Effects of starvation for potassium and other inorganic ions on protein degradation and ribonucleic acid synthesis in Escherichia coli.

Starvation of Escherichia coli for potassium, phosphate, or magnesium ions leads to a reversible increase in the rate of protein degradation and an inhibition of ribonucleic acid (RNA) synthesis. In cells deprived of potassium, the breakdown of the more stable cell proteins increased two- to threefold, whereas the hydrolysis of short-lived proteins, both normal ones and analog-containing polypeptides, did not change. The mechanisms initiating the enhancement of proteolysis during starvation for these ions were examined. Upon starvation for amino acids or amino acyl-transfer RNA (tRNA), protein breakdown increases in relA+ (but not relA) cells as a result of the rapid synthesis of guanosine-5'-diphosphate-3'-diphosphate (ppGpp). However, a lack of amino acyl-tRNA does not appear to be responsible for the increased protein breakdown in cells starved for inorganic ions, since protein breakdown increased in the absence of these ions in both relA+ and relA cultures, and since a large excess of amino acids did not affect this response. In bacteria in which energy production is restricted, ppGpp levels also rise, and protein breakdown increases. The ion-deprived cultures did show a 40 to 75% reduction in adenosine-5'-triphosphate levels,l similar to that seen upon glucose starvation. However, this decrease in ATP content does not appear to cause the increase in protein breakdown or lead to an accumulation of ppGpp. No consistent change in intracellular ppGpp levels was found in relA+ or relA cells starved for these ions. In addition, in relX mutants, removal of these ions led to accelerated protein degradation even though relX cells are unable to increase ppGpp levels or proteolysis when deprived of a carbon source. In the potassium-, phosphate-, and magnesium-deprived cultures, the addition of choramphenicol or tetracycline caused a reduction in protein breakdown toward basal levels. Such findings, however, do not indicate that protein synthesis is essential for the enhancement of protein degradation, since blockage of protein synthesis by inactivation of a temperature-sensitive valyl-tRNA synthetase did not restore protein catabolism to basal levels. These various results and related studies suggest that the mechanism for increased protein catabolism on starvation for inorganic ions differs from that occurring upon amino acid or arbon deprivation and probably involves an enhanced susceptibility of various cell proteins (especially ribosomal proteins) to proteolysis.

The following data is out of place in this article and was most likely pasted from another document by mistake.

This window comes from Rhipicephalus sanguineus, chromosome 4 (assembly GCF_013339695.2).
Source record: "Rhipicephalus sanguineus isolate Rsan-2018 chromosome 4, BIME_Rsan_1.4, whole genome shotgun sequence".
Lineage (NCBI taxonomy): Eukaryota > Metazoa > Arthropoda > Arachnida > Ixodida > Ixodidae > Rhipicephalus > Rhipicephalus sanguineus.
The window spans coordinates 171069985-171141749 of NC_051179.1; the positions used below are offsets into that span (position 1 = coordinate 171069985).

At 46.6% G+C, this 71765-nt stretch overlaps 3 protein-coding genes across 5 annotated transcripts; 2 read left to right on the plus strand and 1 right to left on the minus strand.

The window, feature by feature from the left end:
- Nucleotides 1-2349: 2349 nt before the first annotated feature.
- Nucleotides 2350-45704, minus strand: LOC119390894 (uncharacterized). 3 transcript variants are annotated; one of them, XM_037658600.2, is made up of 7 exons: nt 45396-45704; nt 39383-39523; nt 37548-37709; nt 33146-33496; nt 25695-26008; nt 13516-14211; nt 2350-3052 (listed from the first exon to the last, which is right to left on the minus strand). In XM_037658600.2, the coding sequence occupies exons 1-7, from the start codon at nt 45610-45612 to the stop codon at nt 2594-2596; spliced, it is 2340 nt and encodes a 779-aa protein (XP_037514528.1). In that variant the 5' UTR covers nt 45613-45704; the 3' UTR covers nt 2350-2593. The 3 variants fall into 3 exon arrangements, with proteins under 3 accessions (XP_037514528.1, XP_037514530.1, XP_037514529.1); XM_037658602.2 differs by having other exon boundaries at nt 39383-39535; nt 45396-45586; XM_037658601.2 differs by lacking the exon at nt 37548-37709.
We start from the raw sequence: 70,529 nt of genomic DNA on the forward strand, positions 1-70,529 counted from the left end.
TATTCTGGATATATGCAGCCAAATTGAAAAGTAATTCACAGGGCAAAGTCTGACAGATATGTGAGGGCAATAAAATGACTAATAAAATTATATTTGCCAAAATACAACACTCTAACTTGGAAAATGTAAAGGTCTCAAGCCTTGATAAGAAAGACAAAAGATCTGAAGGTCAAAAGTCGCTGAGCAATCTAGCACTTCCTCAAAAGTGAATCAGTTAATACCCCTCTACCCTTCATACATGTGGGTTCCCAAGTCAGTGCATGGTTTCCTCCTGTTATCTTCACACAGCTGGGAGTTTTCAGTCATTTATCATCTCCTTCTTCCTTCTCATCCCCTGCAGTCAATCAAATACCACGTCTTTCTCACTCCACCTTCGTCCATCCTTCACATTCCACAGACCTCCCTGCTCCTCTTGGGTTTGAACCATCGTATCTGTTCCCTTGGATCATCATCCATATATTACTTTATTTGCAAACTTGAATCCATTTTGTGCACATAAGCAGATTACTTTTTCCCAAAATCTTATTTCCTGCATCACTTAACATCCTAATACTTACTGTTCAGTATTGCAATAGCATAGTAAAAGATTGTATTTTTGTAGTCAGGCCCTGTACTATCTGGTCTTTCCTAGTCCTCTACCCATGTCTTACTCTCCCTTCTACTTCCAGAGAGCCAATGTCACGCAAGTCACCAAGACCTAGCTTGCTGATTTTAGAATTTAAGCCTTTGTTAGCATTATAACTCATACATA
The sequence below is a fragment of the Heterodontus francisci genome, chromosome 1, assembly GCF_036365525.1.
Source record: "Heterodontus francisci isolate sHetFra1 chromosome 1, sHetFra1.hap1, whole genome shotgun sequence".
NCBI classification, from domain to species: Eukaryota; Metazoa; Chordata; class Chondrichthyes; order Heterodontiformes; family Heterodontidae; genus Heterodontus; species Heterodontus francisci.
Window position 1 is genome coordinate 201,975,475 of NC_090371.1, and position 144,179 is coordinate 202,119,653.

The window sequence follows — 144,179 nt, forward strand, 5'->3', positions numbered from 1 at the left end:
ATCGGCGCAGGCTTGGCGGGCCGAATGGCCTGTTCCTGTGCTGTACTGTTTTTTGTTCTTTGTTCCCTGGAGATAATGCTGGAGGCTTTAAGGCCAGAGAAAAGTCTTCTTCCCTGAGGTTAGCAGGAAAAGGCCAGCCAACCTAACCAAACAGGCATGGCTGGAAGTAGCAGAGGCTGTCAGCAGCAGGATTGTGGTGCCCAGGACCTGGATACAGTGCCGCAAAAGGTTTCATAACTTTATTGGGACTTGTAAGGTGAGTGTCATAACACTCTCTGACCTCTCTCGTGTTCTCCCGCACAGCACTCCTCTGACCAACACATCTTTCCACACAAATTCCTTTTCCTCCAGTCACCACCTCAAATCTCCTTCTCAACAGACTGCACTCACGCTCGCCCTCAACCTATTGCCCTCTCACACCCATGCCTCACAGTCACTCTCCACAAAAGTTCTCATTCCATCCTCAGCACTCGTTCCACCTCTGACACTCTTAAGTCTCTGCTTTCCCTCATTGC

AuthorsA C St John, A L Goldberg
JournalJournal of bacteriology (J Bacteriol) Vol. 143 Issue 3 Pg. 1223-33 (Sep 1980) ISSN: 0021-9193 [Print] UNITED STATES
PMID6157670 (Publication Type: Journal Article, Research Support, U.S. Gov't, Non-P.H.S., Research Support, U.S. Gov't, P.H.S.)
Chemical References
  • Bacterial Proteins
  • Phosphates
  • RNA, Bacterial
  • Guanosine Tetraphosphate
  • Chloramphenicol
  • Adenosine Triphosphate
  • Tetracycline
  • Magnesium
  • Potassium
  • Adenosine Triphosphate (metabolism)
  • Bacterial Proteins (metabolism)
  • Chloramphenicol (pharmacology)
  • Escherichia coli (metabolism)
  • Guanosine Tetraphosphate (metabolism)
  • Magnesium (physiology)
  • Phosphates (physiology)
  • Potassium (physiology)
  • RNA, Bacterial (biosynthesis)
  • Tetracycline (pharmacology)

Join CureHunter, for free Research Interface BASIC access!

Take advantage of free CureHunter research engine access to explore the best drug and treatment options for any disease. Find out why thousands of doctors, pharma researchers and patient activists around the world use CureHunter every day.
Realize the full power of the drug-disease research network!

Choose Username:
Verify Password: